A new display at the National Portrait Gallery
to mark the 350th anniversary of the foundation of the Royal Society celebrates a critical moment in the development of modern science. The display of 20 works, drawing from the Collection of the National Portrait Gallery and including two loans from the Royal Society, show the key figures in the early history of the Royal Society such as Sir Christopher Wren, Robert Boyle, Samuel Pepys and Sir Isaac Newton.
The Royal Society was founded on 28 November 1660 when a dozen men gathered to hear the young Christopher Wren give a lecture on astronomy. In the discussion that followed they decided to form 'a Colledge for the Promoting of Physico-Mathematicall Experimentall Learning.' They drew on the new philosophy' devised by Sir Francis Bacon to pursue knowledge through the observation of nature, the systematic collection of data and the testing of hypotheses through experiments. Two years later Charles II made it his Royal Society, and in the 350 years since it was founded its Fellows have been responsible for our understanding of gravity, evolution, the electron, the double helix and the internet and have made a huge contribution to the modern world.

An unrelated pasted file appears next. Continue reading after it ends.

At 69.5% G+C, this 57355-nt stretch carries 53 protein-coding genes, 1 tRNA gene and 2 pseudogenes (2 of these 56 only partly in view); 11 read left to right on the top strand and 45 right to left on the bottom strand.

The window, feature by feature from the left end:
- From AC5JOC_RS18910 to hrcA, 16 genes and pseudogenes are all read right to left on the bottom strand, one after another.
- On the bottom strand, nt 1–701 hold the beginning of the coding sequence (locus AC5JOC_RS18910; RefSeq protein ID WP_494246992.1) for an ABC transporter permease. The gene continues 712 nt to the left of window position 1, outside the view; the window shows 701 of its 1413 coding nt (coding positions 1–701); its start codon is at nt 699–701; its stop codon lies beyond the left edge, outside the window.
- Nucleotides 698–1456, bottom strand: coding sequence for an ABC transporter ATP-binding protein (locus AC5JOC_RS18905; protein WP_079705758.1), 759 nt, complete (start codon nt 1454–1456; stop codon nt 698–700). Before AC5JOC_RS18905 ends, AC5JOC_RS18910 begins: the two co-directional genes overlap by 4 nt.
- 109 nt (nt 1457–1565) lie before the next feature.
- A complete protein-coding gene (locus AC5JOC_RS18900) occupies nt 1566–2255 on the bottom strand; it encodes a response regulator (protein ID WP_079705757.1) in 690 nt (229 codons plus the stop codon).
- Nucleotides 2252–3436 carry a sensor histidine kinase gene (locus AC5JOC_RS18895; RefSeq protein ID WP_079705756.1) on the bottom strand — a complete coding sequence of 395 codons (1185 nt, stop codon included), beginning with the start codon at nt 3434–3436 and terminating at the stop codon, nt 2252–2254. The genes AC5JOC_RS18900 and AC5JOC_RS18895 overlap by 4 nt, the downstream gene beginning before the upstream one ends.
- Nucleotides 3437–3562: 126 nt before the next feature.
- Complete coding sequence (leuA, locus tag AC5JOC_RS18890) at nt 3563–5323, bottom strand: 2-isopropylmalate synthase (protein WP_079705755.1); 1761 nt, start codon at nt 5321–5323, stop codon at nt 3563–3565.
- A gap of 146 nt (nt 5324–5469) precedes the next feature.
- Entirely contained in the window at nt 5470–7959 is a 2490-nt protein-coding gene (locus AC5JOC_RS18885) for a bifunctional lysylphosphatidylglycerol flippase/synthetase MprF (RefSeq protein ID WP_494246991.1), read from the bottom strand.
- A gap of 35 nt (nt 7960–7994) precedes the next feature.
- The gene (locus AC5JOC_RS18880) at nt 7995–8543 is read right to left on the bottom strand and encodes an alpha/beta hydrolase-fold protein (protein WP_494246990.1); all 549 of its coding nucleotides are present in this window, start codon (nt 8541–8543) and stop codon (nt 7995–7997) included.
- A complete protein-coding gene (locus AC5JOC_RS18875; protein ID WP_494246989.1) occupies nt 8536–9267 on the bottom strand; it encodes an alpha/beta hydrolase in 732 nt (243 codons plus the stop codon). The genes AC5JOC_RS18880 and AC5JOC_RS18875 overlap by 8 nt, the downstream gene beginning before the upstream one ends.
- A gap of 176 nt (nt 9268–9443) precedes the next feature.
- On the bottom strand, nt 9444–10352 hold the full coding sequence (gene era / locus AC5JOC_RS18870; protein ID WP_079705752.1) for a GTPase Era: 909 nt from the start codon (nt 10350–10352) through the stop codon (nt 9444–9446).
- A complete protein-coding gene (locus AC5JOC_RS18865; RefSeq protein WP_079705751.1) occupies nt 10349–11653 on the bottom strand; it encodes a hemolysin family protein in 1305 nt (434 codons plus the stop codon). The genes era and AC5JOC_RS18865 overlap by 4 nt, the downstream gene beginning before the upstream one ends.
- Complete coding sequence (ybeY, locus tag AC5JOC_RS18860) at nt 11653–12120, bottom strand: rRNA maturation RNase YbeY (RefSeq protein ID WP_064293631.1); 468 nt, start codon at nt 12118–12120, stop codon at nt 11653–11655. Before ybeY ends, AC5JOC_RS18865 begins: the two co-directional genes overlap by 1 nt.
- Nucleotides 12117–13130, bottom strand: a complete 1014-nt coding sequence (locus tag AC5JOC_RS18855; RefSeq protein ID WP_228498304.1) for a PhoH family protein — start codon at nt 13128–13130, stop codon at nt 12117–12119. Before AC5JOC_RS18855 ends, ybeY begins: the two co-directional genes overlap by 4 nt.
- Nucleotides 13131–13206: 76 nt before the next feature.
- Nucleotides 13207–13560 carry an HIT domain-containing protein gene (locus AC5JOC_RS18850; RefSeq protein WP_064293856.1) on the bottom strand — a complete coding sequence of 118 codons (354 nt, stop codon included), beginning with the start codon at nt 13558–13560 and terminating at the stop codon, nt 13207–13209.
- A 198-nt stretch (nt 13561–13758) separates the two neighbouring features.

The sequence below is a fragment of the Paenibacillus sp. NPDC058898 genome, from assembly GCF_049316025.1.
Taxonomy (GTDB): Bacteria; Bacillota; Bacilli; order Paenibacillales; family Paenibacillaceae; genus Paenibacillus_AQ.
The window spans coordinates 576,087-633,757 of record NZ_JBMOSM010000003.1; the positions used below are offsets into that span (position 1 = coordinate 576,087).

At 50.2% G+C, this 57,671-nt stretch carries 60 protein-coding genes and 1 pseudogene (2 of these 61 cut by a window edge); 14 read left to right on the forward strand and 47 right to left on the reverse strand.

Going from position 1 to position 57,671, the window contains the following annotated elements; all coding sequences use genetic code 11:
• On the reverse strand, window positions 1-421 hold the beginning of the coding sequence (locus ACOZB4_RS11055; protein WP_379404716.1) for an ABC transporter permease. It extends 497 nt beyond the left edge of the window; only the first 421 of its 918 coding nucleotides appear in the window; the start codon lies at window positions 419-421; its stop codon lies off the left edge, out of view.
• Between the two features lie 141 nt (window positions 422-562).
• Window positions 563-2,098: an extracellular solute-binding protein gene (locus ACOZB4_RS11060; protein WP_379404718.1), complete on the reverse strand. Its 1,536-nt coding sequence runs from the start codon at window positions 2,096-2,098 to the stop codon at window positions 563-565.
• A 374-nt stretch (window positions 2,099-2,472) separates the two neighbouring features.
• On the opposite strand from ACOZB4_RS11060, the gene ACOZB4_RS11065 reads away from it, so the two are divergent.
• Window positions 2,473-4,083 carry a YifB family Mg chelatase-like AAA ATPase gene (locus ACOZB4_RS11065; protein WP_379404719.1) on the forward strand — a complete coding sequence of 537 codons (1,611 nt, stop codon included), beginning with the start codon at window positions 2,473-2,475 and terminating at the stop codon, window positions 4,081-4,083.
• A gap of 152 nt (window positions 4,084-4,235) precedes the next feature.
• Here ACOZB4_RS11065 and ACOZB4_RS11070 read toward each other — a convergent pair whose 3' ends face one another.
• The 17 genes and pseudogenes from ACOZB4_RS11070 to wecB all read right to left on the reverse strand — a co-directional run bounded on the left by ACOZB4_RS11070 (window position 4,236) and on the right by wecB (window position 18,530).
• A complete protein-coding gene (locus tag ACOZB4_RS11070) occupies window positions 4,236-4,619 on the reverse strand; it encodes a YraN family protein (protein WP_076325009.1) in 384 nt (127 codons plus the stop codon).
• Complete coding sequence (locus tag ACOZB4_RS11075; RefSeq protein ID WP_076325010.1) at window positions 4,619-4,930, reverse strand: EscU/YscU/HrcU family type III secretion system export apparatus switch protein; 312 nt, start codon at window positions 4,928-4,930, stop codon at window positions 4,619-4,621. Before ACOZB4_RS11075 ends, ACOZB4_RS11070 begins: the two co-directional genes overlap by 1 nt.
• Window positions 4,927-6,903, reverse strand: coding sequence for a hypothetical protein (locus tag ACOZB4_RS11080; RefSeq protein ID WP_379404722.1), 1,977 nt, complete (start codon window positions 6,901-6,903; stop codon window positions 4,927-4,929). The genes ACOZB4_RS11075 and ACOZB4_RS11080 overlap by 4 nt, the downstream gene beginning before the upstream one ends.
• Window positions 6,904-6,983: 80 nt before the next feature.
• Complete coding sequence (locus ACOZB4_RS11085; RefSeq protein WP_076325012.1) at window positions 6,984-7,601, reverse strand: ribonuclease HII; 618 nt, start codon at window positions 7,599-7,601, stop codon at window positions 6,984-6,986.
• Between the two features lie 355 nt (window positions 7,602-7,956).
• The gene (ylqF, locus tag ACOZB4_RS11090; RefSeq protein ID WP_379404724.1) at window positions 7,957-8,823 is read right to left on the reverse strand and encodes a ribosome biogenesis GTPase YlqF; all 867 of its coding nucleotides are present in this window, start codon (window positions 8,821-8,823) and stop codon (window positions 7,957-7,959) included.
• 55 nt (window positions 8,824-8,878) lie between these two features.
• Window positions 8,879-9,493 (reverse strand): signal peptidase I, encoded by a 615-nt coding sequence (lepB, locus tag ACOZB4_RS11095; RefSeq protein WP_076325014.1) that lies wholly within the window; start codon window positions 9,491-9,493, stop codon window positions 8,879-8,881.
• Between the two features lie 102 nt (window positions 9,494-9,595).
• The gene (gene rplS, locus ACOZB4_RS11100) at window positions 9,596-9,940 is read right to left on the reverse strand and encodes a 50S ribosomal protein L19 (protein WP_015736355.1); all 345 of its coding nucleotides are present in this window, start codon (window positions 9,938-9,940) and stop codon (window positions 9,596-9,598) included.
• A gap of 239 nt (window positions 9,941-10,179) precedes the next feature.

This display of oil paintings, prints, miniatures and a medal focuses on the founding of the Royal Society by showing the founder members and early fellows. The presentation considers the broad concept of science', the great variety of scientists in the later seventeenth-century, the relationship between science and religion and the place of science in Restoration society.
Portraits of more recent fellows of the Royal Society are also currently on display at the Gallery. A portrait of the current President of the Royal Society, Lord Martin Rees by Benjamin Sullivan, and a portrait of President Elect of the Royal Society, Sir Paul Nurse by Jason Brooks can be viewed in the Contemporary Collection Lerner Galleries on the Ground Floor.
The Royal Society, the national academy of science of the UK and the Commonwealth, is at the cutting edge of scientific progress. The society supports many top young scientists, engineers and technologists, influences science policy, debates scientific issues with the public and much more. Throughout its history, the Society has promoted excellence in science through its Fellowship and Foreign Membership, which has included Sir Isaac Newton, Charles Darwin, Ernest Rutherford, Albert Einstein, Dorothy Hodgkin, Francis Crick, James Watson and Stephen Hawking.